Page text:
> In regards to a single, large entity sitting behind security technology, it
> would definitely be very interesting area to organize and spend large
> amount of $$ on similiar to Microsoft Certification program to assure some
> sort of standardization of security auditing..
Agreed however it is a market saturation thing. Every network needs some form of
network operating system, not every network needs a firewall or security audit.
While names like Sun, Novell and MS are common, giving them leverage to push their
training programs, there is no equal in the security world. Heck, I've had IS
Managers ask me who "Cisco" was (I know I've seen their name on 18 wheelers) and
did they make a reliable product. I can imagine the reaction to to a name like
> >see this as taking longer than typical engineering work as it is difficult to
> >identify immediate results.
> Yes, agreed, I think the security auditing industry is still in its infancy
> very similiar to the JAVA Programmer community.. :)
Except again, JAVA programming can produce immediate results (the program works or
it does not). The determination of whether a security audit "works" or not may be
far more fluid.
> I actually disagree, if you have well prepared statement of work, of the
> particular items you will conduct the security audit on.
So how does a client, who is probably not security savvy themselves if they are
bringing in an auditor, determine if a statement is "well prepared"? Comments like
"scan all servers for known vulnerabilities" go a long way towards generalizing
the process and diluting what will actually be done.
> A portion of a security audit should reveal some of the known breeches that a
> typical scan can reveal. If you at least a couple of known problems, you
> can at least assess some sort of level of risk to it.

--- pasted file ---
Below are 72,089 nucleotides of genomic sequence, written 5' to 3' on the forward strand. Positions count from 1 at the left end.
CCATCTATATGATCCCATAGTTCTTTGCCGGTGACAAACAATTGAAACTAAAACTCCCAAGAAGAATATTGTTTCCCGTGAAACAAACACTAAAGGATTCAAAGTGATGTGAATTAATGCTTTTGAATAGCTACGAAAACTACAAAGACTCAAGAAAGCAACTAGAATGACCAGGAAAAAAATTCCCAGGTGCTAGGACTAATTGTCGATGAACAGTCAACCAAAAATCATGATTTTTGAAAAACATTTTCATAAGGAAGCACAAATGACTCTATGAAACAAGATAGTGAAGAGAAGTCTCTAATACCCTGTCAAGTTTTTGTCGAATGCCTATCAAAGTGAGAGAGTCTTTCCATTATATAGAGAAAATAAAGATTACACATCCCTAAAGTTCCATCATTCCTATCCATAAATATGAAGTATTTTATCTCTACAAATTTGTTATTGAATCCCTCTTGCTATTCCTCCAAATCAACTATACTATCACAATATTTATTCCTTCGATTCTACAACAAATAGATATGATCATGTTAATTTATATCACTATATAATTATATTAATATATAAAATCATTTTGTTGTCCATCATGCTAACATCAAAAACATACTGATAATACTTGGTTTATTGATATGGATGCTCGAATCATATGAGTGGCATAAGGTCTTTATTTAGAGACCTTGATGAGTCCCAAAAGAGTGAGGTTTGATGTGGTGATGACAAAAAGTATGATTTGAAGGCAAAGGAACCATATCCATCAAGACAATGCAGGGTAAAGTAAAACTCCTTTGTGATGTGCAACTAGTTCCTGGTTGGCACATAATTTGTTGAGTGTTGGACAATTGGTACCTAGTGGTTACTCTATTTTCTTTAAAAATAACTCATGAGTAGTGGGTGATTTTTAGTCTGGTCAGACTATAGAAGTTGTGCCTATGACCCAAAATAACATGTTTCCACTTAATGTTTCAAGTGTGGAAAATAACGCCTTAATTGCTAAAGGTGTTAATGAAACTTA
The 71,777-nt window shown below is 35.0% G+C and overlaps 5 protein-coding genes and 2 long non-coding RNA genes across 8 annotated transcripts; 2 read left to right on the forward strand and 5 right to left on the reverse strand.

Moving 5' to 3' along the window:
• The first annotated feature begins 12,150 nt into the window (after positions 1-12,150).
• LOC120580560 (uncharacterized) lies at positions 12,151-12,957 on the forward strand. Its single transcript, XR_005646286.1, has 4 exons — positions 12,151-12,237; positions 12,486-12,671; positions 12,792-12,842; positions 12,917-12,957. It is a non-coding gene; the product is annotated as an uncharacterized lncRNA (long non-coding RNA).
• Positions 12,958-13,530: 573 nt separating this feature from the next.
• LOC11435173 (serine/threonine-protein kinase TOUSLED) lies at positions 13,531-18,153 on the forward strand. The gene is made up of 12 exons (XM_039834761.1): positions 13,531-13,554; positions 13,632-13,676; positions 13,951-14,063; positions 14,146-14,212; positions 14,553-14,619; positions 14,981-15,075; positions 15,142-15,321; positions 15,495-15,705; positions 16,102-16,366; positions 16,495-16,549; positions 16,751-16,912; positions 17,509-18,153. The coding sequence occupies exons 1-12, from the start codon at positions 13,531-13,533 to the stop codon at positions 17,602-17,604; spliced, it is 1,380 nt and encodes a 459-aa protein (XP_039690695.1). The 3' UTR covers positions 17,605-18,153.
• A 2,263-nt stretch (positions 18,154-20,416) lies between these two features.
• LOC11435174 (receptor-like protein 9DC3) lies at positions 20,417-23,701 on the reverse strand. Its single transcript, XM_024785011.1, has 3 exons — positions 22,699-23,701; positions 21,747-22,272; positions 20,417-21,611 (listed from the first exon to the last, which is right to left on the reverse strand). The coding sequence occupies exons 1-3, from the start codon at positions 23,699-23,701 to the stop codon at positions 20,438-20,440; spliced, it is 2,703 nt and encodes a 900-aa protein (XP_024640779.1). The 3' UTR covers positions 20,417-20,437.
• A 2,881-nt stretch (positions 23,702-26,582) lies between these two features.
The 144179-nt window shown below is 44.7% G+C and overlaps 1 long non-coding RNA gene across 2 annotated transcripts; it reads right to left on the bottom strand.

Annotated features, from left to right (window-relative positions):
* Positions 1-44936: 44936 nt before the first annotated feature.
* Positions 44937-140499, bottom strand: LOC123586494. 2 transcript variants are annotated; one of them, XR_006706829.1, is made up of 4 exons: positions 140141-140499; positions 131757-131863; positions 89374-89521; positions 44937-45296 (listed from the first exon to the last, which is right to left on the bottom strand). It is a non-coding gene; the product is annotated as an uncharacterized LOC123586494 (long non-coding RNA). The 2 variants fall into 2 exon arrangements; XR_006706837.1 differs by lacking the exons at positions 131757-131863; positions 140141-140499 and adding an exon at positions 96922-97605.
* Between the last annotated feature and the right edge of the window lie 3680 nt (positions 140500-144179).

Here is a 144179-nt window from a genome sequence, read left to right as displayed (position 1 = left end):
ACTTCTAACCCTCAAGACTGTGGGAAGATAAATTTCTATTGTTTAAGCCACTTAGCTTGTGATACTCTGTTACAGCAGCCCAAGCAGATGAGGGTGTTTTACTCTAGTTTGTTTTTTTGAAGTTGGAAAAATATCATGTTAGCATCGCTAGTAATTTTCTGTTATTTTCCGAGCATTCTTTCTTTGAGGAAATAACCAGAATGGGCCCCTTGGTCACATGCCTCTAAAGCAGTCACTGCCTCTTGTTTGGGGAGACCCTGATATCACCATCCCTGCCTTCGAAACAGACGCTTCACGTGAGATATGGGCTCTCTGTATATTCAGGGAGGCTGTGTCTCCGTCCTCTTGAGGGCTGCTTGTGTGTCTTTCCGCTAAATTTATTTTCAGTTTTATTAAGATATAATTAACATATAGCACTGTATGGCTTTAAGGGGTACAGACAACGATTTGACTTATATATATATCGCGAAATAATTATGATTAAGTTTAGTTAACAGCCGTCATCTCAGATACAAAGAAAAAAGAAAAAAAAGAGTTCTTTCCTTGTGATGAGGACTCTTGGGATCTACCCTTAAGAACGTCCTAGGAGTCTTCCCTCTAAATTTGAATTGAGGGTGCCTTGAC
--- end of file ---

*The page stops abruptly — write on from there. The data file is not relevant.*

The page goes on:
But now you are looking at two things:
1) The auditor actually understands what they are doing
2) The client is already somewhat security savvy.
As for item 1, this was the reason you initially posted, was it not? <g>
As for item 2, while I am sure that you would have no problem identifying a good
from a bad audit, many clients are not in this boat. Typically, if the auditor
identifies a few problems (like missing passwords) the assumption is that it must
have been effective, even if they missed the management password on the Shiva
> For example, Running Crack against a system that has weak passwords. Crack
> reveals that the client's CEO uses the password Pre$ident on all systems
> he/she has access to.
Or are you suggesting perhaps an Operations Manager? Does their secretary know
their password as well? <EG>
Okay. So the auditor cracked a password. This can be done with many canned tools.
This really does not speak to the efficiency level of the auditor. You could
easily write a script to do this yourself, and let others actually do the work. It
does not mean they understand "security", just that they know how to run your
script and hand the client a report. In effect, the software becomes the actual
auditor, no the person behind it.
> Hopefully, two things can happen over time, 1. security auditors are
> properly trained by some experience folks before they are sent to customer
> sites and 2. That customers are more aware of what a security audit is.
I agree completely. Without both ends it will remain a black arts field of study
that will be plagued with shoddy workmanship. Not to say we are all clueless on
this, but them again I just saw a few more "unsubscribe" messages hit the list. ;)
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